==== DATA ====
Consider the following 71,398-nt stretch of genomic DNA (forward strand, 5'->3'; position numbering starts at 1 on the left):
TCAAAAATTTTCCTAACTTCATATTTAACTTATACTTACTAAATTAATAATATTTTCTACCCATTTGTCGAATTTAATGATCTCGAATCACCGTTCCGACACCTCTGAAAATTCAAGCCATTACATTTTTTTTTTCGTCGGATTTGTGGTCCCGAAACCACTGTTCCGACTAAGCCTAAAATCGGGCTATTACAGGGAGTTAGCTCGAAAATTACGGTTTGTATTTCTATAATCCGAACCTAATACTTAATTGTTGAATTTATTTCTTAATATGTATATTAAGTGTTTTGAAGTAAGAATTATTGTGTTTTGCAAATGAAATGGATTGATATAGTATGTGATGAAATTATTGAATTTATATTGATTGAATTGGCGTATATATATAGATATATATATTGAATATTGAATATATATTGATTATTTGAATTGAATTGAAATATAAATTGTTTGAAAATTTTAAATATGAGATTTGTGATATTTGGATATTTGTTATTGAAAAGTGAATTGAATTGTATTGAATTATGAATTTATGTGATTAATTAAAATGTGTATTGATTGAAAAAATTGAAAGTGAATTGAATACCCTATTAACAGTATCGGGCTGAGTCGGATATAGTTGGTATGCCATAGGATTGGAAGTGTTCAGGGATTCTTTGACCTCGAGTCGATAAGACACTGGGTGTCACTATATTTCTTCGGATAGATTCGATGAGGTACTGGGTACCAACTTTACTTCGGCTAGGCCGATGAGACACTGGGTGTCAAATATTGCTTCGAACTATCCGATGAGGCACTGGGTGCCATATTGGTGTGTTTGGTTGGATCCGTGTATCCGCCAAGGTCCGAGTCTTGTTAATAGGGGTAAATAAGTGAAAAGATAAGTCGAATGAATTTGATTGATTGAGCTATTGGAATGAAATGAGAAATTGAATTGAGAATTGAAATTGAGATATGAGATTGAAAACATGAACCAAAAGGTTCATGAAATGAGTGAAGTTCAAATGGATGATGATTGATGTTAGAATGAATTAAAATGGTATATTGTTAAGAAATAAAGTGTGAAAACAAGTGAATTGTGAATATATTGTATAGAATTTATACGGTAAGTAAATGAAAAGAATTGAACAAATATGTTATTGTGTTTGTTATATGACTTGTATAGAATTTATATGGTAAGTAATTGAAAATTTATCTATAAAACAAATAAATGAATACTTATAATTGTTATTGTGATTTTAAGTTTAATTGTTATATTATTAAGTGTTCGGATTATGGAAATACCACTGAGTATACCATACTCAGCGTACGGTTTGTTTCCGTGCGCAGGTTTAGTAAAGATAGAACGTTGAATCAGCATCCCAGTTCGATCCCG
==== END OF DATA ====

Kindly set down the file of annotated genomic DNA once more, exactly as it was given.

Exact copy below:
Consider the following 71,398-nt stretch of genomic DNA (forward strand, 5'->3'; position numbering starts at 1 on the left):
TCAAAAATTTTCCTAACTTCATATTTAACTTATACTTACTAAATTAATAATATTTTCTACCCATTTGTCGAATTTAATGATCTCGAATCACCGTTCCGACACCTCTGAAAATTCAAGCCATTACATTTTTTTTTTCGTCGGATTTGTGGTCCCGAAACCACTGTTCCGACTAAGCCTAAAATCGGGCTATTACAGGGAGTTAGCTCGAAAATTACGGTTTGTATTTCTATAATCCGAACCTAATACTTAATTGTTGAATTTATTTCTTAATATGTATATTAAGTGTTTTGAAGTAAGAATTATTGTGTTTTGCAAATGAAATGGATTGATATAGTATGTGATGAAATTATTGAATTTATATTGATTGAATTGGCGTATATATATAGATATATATATTGAATATTGAATATATATTGATTATTTGAATTGAATTGAAATATAAATTGTTTGAAAATTTTAAATATGAGATTTGTGATATTTGGATATTTGTTATTGAAAAGTGAATTGAATTGTATTGAATTATGAATTTATGTGATTAATTAAAATGTGTATTGATTGAAAAAATTGAAAGTGAATTGAATACCCTATTAACAGTATCGGGCTGAGTCGGATATAGTTGGTATGCCATAGGATTGGAAGTGTTCAGGGATTCTTTGACCTCGAGTCGATAAGACACTGGGTGTCACTATATTTCTTCGGATAGATTCGATGAGGTACTGGGTACCAACTTTACTTCGGCTAGGCCGATGAGACACTGGGTGTCAAATATTGCTTCGAACTATCCGATGAGGCACTGGGTGCCATATTGGTGTGTTTGGTTGGATCCGTGTATCCGCCAAGGTCCGAGTCTTGTTAATAGGGGTAAATAAGTGAAAAGATAAGTCGAATGAATTTGATTGATTGAGCTATTGGAATGAAATGAGAAATTGAATTGAGAATTGAAATTGAGATATGAGATTGAAAACATGAACCAAAAGGTTCATGAAATGAGTGAAGTTCAAATGGATGATGATTGATGTTAGAATGAATTAAAATGGTATATTGTTAAGAAATAAAGTGTGAAAACAAGTGAATTGTGAATATATTGTATAGAATTTATACGGTAAGTAAATGAAAAGAATTGAACAAATATGTTATTGTGTTTGTTATATGACTTGTATAGAATTTATATGGTAAGTAATTGAAAATTTATCTATAAAACAAATAAATGAATACTTATAATTGTTATTGTGATTTTAAGTTTAATTGTTATATTATTAAGTGTTCGGATTATGGAAATACCACTGAGTATACCATACTCAGCGTACGGTTTGTTTCCGTGCGCAGGTTTAGTAAAGATAGAACGTTGAATCAGCATCCCAGTTCGATCCCG